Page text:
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Legal Expert Works to Prevent Cross-Cultural Clashes

Sikh children were kept out of a school in California because their religion required that they wear a kirpin — a cermonial dagger — like the one being held by Alison Renteln, an expert in human rights law. A decision was made to allow the dagger to be worn once it was rendered harmless.

Photo by Irene Fertik

IN INDIA, PATTING a child on the head is considered humiliating.

Among Sikhs, failing to wear a dagger at all times is believed to incur the wrath of God.

A Gypsy woman who has been touched below the waist by a member of the opposite sex is considered too defiled to marry.

Who knew?

USC political scientist Alison Renteln did, and she thinks more members of the U.S. legal system ought to become more familiar with such folkways.

“People act in a way that appears incomprehensible but makes sense when you understand their cultures and laws,” Renteln recently told a class of 31 veteran law enforcement officers.

Having examined hundreds of cultural defense cases over the past decade, the associate professor of political science is one of the nation’s top foot soldiers in the fight to sensitize law enforcement and officers of the court about other cultures and ways in which their traditions could be misinterpreted.

“She’s clearly the nation’s expert on this issue,” said Peggy Hora, a San Jose Superior Court judge and the past dean of the California Judicial College, which trains all of the state’s new judges. “As the country gets increasingly diverse, it’s incumbent on the justice system to become culturally competent, and we need people like Alison to show us the way.”

SINCE 1993, Renteln has been delivering a unique four-hour class at USC’s Delinquency Control Institute, which provides continuing education courses for police officers.

When she is a guest speaker at law schools, Renteln also tries to raise awareness of the problem among budding lawyers. In addition, she is pressing the state to establish a cultural competency requirement for trial and appellate judges and is involved in the development of cultural competency courses for the judiciary.

“We’ve had a massive influx of immigration to California. We’re seeing more and more of these traditions become a public concern, and we need to pay attention to that,” said Renteln, who studied history and literature as an undergraduate at Harvard-Radcliffe before going on to complete the legal studies program at the London School of Economics and a doctorate in jurisprudence and social policy at UC Berkeley.

CROSS-CULTURAL clashes can sometimes be found at the root of white-collar crime, sexual harassment, child abuse, violations of hunting and fishing regulations – even murder, she contends.

But these cases pose a real challenge in an era when consistent legal guidelines have yet to be developed and longstanding biases tend to favor immigrants who assimilate.

“Liberals and conservatives alike say, ‘We’re all Americans, so we should pay attention to our similarities – not our differences,’” said Renteln, who is also an expert in human rights law. “But to do so ignores the very real rights of these immigrants.”

The daughter of a UC Berkeley professor of folklore, Renteln can’t remember a time when she wasn’t interested in folkways. But the associate professor of political science first became interested in the challenge that other cultures present for the American legal system in 1985, when a suicidal Japanese immigrant was charged with first-degree murder after drowning her two children in the Santa Monica Bay.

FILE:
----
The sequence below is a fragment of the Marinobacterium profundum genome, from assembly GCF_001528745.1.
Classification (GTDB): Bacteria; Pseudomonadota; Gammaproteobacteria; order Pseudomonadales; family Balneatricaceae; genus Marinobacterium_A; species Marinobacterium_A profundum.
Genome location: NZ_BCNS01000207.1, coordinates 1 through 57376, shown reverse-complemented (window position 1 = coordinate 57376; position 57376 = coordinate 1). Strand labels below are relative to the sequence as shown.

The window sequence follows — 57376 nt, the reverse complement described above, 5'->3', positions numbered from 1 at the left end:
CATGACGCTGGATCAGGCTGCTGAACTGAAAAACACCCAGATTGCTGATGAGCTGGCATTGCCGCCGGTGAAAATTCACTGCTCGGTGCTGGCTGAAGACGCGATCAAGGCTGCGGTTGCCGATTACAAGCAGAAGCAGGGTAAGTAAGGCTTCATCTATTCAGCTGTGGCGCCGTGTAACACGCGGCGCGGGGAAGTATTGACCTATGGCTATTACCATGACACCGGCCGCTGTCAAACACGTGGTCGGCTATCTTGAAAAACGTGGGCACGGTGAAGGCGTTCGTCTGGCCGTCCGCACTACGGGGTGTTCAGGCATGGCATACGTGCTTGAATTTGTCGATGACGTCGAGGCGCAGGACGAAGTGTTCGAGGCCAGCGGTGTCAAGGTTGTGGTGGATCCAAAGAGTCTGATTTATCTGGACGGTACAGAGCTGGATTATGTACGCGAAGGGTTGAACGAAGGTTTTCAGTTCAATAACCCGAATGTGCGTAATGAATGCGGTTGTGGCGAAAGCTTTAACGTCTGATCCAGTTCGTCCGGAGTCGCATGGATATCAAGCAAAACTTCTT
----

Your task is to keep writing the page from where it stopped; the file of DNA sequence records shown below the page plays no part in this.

“She thought she was doing the humane thing because, according to traditional Japanese culture, it’s considered more cruel to leave children behind with no one to look after them than to take them into the afterlife,” Renteln said.

She enrolled at USC’s Law School after joining the university in 1987 as an assistant professor of political science, reasoning that a legal education would put her in a better position to raise awareness about such cultural clashes. But the need for cultural sensitivity has proven a tough case to make.

“I don’t see any difference between this and claiming that you came from a bad home – it’s just an excuse,” complained an officer from the Northern California community of Hills borough.

Renteln, who has written four scholarly articles on the issue, responded by putting the consequences in terms law enforcement could appreciate. By patting Indian children on the head and inadvertently stumbling onto other cultural land mines, police officers jeopardize the trust and respect of the people they are trying to protect, Renteln said.

At their worst, cross-cultural misunderstandings lead to unjust punishments that tend to get overturned, but only after much suffering and court time, she said.

In 1994, a San Joaquin Valley school district suspended three Sikh children between the ages of 7 and 10 after they violated a policy against carrying weapons to school by wearing kirpins – or the requisite ceremonial daggers of their faith.

While a federal district court upheld the suspension, the decision was overturned by the 9th District Court, which ordered the children back to school, albeit with their kirpins slightly altered for safety purposes. But by that time, the children had missed eight months of school.

Lack of sensitivity can also prove expensive. In 1989, a group of Gypsies in Spokane, Wash., sued the city’s police department for $40 million after officers conducted strip searches on unmarried women suspected of fencing stolen property.

“It’s important to acknowledge that a single mistake can have a wide impact on a community,” Renteln said.

Legal Expert Works to Prevent Cross-Cultural Clashes

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